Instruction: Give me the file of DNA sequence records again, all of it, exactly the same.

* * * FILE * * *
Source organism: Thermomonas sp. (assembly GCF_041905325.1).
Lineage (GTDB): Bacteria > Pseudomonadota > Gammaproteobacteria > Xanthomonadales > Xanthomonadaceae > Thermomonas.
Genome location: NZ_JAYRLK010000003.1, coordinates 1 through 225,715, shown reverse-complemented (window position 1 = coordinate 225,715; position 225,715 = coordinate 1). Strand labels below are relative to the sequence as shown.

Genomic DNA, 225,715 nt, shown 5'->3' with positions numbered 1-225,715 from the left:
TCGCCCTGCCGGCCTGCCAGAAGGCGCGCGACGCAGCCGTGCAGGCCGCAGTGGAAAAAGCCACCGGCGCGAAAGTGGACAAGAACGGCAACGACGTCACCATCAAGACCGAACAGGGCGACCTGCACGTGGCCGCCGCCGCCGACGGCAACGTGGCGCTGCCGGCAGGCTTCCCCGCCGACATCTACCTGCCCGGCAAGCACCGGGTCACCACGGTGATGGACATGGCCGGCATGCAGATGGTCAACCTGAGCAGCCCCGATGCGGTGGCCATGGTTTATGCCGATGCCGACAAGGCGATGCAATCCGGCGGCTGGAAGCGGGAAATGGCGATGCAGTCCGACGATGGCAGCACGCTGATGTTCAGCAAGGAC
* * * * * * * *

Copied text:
Source organism: Thermomonas sp. (assembly GCF_041905325.1).
Lineage (GTDB): Bacteria > Pseudomonadota > Gammaproteobacteria > Xanthomonadales > Xanthomonadaceae > Thermomonas.
Genome location: NZ_JAYRLK010000003.1, coordinates 1 through 225,715, shown reverse-complemented (window position 1 = coordinate 225,715; position 225,715 = coordinate 1). Strand labels below are relative to the sequence as shown.

Genomic DNA, 225,715 nt, shown 5'->3' with positions numbered 1-225,715 from the left:
TCGCCCTGCCGGCCTGCCAGAAGGCGCGCGACGCAGCCGTGCAGGCCGCAGTGGAAAAAGCCACCGGCGCGAAAGTGGACAAGAACGGCAACGACGTCACCATCAAGACCGAACAGGGCGACCTGCACGTGGCCGCCGCCGCCGACGGCAACGTGGCGCTGCCGGCAGGCTTCCCCGCCGACATCTACCTGCCCGGCAAGCACCGGGTCACCACGGTGATGGACATGGCCGGCATGCAGATGGTCAACCTGAGCAGCCCCGATGCGGTGGCCATGGTTTATGCCGATGCCGACAAGGCGATGCAATCCGGCGGCTGGAAGCGGGAAATGGCGATGCAGTCCGACGATGGCAGCACGCTGATGTTCAGCAAGGAC